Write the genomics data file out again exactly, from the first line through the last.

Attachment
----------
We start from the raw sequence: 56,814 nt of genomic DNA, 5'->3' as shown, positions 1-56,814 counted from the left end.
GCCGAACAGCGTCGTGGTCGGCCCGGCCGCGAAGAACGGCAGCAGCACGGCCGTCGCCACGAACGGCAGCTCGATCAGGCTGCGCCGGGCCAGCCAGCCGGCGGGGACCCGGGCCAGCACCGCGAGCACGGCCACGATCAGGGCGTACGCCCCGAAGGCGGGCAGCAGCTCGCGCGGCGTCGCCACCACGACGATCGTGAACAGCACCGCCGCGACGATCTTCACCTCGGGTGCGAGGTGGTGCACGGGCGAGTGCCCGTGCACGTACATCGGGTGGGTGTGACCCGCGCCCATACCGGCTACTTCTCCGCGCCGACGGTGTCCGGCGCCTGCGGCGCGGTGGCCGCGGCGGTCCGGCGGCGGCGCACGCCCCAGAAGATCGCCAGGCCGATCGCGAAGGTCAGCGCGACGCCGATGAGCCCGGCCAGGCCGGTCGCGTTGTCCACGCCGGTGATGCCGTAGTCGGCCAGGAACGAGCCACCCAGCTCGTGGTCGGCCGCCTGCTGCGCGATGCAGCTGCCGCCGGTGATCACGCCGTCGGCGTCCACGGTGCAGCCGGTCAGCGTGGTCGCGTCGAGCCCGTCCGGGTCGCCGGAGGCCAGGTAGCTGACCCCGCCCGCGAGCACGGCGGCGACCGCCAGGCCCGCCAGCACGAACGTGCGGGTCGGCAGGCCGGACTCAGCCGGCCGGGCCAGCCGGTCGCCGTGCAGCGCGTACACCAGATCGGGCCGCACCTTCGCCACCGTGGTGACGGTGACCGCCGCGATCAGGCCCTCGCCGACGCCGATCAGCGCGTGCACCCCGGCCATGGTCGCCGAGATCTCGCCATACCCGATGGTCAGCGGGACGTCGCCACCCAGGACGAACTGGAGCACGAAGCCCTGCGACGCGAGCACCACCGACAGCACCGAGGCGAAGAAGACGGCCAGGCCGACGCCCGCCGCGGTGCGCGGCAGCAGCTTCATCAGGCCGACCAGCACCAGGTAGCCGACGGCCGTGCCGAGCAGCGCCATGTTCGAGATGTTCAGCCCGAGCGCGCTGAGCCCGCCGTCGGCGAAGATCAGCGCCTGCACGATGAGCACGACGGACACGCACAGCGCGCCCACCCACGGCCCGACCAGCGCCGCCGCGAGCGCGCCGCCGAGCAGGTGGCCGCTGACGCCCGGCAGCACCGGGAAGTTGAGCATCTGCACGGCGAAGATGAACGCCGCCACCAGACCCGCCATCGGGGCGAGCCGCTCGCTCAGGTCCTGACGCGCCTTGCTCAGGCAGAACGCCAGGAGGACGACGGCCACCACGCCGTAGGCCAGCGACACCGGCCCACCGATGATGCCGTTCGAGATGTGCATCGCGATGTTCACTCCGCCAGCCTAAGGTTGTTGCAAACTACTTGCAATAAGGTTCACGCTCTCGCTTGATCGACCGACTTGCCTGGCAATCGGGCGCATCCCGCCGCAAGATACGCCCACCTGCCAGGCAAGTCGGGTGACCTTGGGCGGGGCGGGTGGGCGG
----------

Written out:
We start from the raw sequence: 56,814 nt of genomic DNA, 5'->3' as shown, positions 1-56,814 counted from the left end.
GCCGAACAGCGTCGTGGTCGGCCCGGCCGCGAAGAACGGCAGCAGCACGGCCGTCGCCACGAACGGCAGCTCGATCAGGCTGCGCCGGGCCAGCCAGCCGGCGGGGACCCGGGCCAGCACCGCGAGCACGGCCACGATCAGGGCGTACGCCCCGAAGGCGGGCAGCAGCTCGCGCGGCGTCGCCACCACGACGATCGTGAACAGCACCGCCGCGACGATCTTCACCTCGGGTGCGAGGTGGTGCACGGGCGAGTGCCCGTGCACGTACATCGGGTGGGTGTGACCCGCGCCCATACCGGCTACTTCTCCGCGCCGACGGTGTCCGGCGCCTGCGGCGCGGTGGCCGCGGCGGTCCGGCGGCGGCGCACGCCCCAGAAGATCGCCAGGCCGATCGCGAAGGTCAGCGCGACGCCGATGAGCCCGGCCAGGCCGGTCGCGTTGTCCACGCCGGTGATGCCGTAGTCGGCCAGGAACGAGCCACCCAGCTCGTGGTCGGCCGCCTGCTGCGCGATGCAGCTGCCGCCGGTGATCACGCCGTCGGCGTCCACGGTGCAGCCGGTCAGCGTGGTCGCGTCGAGCCCGTCCGGGTCGCCGGAGGCCAGGTAGCTGACCCCGCCCGCGAGCACGGCGGCGACCGCCAGGCCCGCCAGCACGAACGTGCGGGTCGGCAGGCCGGACTCAGCCGGCCGGGCCAGCCGGTCGCCGTGCAGCGCGTACACCAGATCGGGCCGCACCTTCGCCACCGTGGTGACGGTGACCGCCGCGATCAGGCCCTCGCCGACGCCGATCAGCGCGTGCACCCCGGCCATGGTCGCCGAGATCTCGCCATACCCGATGGTCAGCGGGACGTCGCCACCCAGGACGAACTGGAGCACGAAGCCCTGCGACGCGAGCACCACCGACAGCACCGAGGCGAAGAAGACGGCCAGGCCGACGCCCGCCGCGGTGCGCGGCAGCAGCTTCATCAGGCCGACCAGCACCAGGTAGCCGACGGCCGTGCCGAGCAGCGCCATGTTCGAGATGTTCAGCCCGAGCGCGCTGAGCCCGCCGTCGGCGAAGATCAGCGCCTGCACGATGAGCACGACGGACACGCACAGCGCGCCCACCCACGGCCCGACCAGCGCCGCCGCGAGCGCGCCGCCGAGCAGGTGGCCGCTGACGCCCGGCAGCACCGGGAAGTTGAGCATCTGCACGGCGAAGATGAACGCCGCCACCAGACCCGCCATCGGGGCGAGCCGCTCGCTCAGGTCCTGACGCGCCTTGCTCAGGCAGAACGCCAGGAGGACGACGGCCACCACGCCGTAGGCCAGCGACACCGGCCCACCGATGATGCCGTTCGAGATGTGCATCGCGATGTTCACTCCGCCAGCCTAAGGTTGTTGCAAACTACTTGCAATAAGGTTCACGCTCTCGCTTGATCGACCGACTTGCCTGGCAATCGGGCGCATCCCGCCGCAAGATACGCCCACCTGCCAGGCAAGTCGGGTGACCTTGGGCGGGGCGGGTGGGCGG